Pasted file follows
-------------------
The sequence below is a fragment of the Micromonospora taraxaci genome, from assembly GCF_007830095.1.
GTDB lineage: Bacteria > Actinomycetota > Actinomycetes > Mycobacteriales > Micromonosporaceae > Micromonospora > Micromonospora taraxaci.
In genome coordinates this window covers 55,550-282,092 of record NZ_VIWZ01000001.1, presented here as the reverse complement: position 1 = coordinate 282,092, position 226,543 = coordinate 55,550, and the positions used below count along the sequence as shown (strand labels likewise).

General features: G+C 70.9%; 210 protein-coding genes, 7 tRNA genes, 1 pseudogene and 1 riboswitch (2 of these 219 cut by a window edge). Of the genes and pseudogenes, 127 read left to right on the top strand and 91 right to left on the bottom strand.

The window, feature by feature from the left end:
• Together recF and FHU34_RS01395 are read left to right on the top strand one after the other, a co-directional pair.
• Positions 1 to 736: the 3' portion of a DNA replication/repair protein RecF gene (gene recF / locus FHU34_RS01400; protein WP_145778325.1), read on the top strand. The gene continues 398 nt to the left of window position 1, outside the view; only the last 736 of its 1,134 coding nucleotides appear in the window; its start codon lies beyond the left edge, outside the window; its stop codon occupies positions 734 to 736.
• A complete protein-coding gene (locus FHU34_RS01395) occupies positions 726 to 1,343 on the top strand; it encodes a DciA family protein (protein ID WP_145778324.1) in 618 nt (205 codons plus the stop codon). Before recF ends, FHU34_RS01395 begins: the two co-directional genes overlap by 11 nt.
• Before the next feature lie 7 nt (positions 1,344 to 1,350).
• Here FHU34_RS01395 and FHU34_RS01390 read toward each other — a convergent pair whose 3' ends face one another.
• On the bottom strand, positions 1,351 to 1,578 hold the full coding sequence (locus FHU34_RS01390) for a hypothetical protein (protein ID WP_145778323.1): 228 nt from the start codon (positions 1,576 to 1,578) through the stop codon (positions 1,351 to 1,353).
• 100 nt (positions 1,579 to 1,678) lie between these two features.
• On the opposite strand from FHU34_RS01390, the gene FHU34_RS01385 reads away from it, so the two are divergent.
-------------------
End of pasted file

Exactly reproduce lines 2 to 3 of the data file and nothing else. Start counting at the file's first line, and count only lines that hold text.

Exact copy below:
GTDB lineage: Bacteria > Actinomycetota > Actinomycetes > Mycobacteriales > Micromonosporaceae > Micromonospora > Micromonospora taraxaci.
In genome coordinates this window covers 55,550-282,092 of record NZ_VIWZ01000001.1, presented here as the reverse complement: position 1 = coordinate 282,092, position 226,543 = coordinate 55,550, and the positions used below count along the sequence as shown (strand labels likewise).